Forum Title: Failing copper joins during soldering
I am re-plumbing our 70 year old house with new copper pipe and fittings.The underfloor crawl space is about 16inches (40cms) so access is a challenge. I am a human ferret -- luckily only very slight build.When I started getting too many joint failures and soaked to the skin I changed my process to assembling manifolds in my workshop then making final connections under the floor. (Thankfully it is mid summer here)Some of the final connections are failing/leaking and in some instances are not even structurally sound. When I melt/pull the joins apart the failed joins are black on the pipe, not a sign of any solder. I am using (water soluble) flux for lead less-solder and using lead-less solder (roll of coreless lead-less solder) - using abrasive plumbers tape on outside of pipe and fittings brush prep in copper fittings. - liberal use of flux in fittings and and on pipe -- before assembling ready to solder. - using MAP Gas which I know is extremely hot and potentially overkill to melt solder. - because of access problems I cannot get the heat behind the fittings, only from one side because of close proximity to bearers, joists and flooring. - and I simply cannot move quick enough to new positions to try and spread more heat. Overhead soldering is not easy and potentially a risk for personal burns (none so far)This is my first experience with lead-less solder. I have plumbed out several houses before (using sticks of lead solder) but never tight access This current project has me baffled -- and overhead soldering is not easy. Here in OZ lead solder is still the national accepted standard. Q1: Is leaded solder easier to apply and more predictable than lead-less solder. ? I wonder if my problem might be too much heat in a short time with MAP gas on high or not enough solder available on top of the fitting when soldering over head - I cannot see the top of overhead fittings so I am never sure if the solder-wire is on the edge of the capillary gap or not - (I could do with a third arm at times, but alas I only have two hands ) - even soldering both ends of a copper fitting is a challenge because of cramped work space - I guess my question is would I be better of with a stick of solder rather than the thinner rolled solder. - I bend a hook in the end of the rolled lead-less solder to start the solder flow on top of the fitting/joint -- and heat the fitting to apply the solder. - I take the heat off the join while applying the solder - most of the joins by previous plumbers are covered in solder, not as neat as my joins, but frankly I don't care what the joins look like ... as long as they don't leak and are structurally sound Lead-less solder and flux are all new - (my leaded solder flux is about 12 years old - the greasy type of flux for lead soft solder) There are 3 joints in very awkward locations that are giving me grief. - in frustration I used 2 straight push-on (for copper) connectors - push-ons are 10 times the cost of soldered copper fittings. - the third fitting is presently isolated (the push-on caps for copper do have their use) She-who-must-be-obeyed is getting impatient for her refurbished laundry - the upgrade revealed a lot of water supply problems ... I assume by qualified plumbers. I would be very grateful for any help -- thank you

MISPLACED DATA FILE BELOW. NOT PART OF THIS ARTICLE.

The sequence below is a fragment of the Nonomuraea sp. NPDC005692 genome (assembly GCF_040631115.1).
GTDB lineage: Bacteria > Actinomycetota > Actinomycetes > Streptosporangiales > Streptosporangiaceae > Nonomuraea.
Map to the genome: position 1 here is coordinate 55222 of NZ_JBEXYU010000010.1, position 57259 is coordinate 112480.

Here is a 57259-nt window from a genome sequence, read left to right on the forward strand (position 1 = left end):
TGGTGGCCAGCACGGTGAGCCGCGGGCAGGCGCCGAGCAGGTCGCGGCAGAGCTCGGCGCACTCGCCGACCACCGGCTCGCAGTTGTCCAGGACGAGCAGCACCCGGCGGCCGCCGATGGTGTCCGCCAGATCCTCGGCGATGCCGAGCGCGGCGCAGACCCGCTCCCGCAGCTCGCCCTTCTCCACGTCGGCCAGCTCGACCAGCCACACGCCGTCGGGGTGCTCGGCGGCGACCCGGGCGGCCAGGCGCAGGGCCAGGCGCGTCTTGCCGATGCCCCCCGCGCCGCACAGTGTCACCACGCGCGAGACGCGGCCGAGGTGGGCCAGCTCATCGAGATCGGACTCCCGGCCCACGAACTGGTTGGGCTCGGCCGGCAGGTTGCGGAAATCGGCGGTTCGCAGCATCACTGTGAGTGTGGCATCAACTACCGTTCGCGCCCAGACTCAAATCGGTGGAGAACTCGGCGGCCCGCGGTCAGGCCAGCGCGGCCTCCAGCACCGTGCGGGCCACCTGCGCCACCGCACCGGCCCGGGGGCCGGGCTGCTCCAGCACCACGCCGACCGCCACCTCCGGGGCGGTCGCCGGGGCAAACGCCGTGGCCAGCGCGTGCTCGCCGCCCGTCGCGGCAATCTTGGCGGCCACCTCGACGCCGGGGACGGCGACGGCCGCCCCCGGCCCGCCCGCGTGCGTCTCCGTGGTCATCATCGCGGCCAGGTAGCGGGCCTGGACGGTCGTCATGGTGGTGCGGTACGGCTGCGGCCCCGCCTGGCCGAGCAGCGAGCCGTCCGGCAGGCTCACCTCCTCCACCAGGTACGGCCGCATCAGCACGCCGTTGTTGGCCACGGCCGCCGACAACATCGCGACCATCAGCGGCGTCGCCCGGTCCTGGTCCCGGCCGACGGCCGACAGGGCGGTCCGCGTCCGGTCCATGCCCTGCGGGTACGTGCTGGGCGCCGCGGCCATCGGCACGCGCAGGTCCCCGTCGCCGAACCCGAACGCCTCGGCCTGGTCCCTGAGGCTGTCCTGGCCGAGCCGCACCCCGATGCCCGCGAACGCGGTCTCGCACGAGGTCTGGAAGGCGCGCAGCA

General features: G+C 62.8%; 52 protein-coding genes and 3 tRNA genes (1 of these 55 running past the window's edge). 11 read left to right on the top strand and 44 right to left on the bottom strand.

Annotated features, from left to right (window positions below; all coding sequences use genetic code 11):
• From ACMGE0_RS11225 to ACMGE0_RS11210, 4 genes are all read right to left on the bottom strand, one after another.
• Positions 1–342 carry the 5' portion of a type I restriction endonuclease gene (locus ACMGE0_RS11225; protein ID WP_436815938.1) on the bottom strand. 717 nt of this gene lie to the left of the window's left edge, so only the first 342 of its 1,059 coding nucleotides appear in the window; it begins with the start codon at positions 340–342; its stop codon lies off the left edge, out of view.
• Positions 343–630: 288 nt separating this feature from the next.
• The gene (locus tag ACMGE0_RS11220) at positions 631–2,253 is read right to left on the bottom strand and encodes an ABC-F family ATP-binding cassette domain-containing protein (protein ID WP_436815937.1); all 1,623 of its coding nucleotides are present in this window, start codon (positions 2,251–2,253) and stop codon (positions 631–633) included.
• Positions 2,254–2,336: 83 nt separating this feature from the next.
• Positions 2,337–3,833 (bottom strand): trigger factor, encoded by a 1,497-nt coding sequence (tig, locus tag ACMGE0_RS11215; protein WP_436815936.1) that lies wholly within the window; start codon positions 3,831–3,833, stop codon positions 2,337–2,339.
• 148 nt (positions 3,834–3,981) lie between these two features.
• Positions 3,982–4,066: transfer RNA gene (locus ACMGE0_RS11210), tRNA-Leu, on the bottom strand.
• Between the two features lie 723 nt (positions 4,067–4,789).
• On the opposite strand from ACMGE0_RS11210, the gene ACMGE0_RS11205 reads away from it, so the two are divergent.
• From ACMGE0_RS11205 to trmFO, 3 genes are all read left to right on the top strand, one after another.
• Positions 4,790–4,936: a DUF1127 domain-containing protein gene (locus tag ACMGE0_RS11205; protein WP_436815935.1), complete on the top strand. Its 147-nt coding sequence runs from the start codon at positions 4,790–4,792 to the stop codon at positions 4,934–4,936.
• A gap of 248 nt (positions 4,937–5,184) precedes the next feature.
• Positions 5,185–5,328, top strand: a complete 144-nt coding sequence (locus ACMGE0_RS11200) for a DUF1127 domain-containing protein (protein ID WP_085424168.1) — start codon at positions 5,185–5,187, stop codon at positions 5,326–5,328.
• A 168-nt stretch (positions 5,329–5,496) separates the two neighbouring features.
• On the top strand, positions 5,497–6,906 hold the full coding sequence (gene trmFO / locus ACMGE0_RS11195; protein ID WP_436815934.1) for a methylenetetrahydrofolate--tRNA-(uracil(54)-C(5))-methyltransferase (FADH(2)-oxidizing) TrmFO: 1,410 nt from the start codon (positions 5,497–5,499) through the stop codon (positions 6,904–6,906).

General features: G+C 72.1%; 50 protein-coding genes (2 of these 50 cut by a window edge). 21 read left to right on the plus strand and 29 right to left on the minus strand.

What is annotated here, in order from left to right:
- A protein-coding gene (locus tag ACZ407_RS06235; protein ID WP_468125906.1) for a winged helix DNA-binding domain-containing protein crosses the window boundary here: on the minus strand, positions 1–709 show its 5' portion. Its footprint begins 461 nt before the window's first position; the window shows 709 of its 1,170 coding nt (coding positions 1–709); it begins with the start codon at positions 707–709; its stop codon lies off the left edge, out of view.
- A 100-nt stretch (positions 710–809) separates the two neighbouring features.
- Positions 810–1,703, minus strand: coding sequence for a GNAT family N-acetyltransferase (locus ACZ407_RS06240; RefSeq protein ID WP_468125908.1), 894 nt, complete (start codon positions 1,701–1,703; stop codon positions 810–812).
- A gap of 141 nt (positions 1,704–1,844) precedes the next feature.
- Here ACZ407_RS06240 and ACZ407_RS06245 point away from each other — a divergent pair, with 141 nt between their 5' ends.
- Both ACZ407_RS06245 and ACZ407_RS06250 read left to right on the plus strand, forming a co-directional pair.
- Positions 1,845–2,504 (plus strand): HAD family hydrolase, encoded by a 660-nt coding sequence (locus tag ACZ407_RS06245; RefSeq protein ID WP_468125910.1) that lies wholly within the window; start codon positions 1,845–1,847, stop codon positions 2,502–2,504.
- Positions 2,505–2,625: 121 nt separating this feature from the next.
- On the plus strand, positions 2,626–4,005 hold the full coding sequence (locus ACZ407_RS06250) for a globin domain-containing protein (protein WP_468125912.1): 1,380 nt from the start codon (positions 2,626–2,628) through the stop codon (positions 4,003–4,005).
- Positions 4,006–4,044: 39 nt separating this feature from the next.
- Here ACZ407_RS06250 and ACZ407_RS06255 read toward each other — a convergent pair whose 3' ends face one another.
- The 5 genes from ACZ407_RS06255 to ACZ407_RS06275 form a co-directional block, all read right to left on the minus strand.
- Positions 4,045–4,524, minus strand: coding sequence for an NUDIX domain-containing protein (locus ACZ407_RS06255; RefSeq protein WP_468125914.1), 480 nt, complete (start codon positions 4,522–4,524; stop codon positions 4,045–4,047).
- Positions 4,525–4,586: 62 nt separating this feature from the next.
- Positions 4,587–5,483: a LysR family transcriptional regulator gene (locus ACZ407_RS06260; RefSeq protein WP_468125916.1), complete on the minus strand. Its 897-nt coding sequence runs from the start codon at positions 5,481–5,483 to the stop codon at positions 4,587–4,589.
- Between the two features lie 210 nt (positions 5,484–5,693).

Category: Plumber Post By: LOUISE HUGHES (Springfield, IL), 06/29/2016

you don't need a liberal amount of flux. Just a thin coat Soldering is like cooking. Easy on the heat. You only need about 350 F or so to melt solder. flux will burn before you get the pipe in the fitting up to temp. I use a torch with an adjustable flame. If you don't have, just throttle the trigger with finger pressure. Don't hold the flame in one spot. If it's just 1/2 and 3/4 you don't need a lot of heat. if you have water then you got a problem. There are a lot of videos on YT. Trick is finding the right one. The pipe inside the fitting takes a little longer to get to solder melting point than the fitting. To much heat and you burn the flux before the pipe gets to temp. Like cooking and egg. Cook it! Don't burn it.

- HUGH ESPINOZA (Cedar Park, TX), 09/11/2017

Also, are you trying to solder as you go? Or piecing everything together and soldering all at once? Any water getting into the pipes? Could you be getting your hands on the pipe ends after they been fluxed?

- STEVE RICHARDSON (Melbourne, FL), 09/27/2017

Can you post a few pictures of some of your joints?

- SCOTT ALLEN (Calumet City, IL), 10/02/2017

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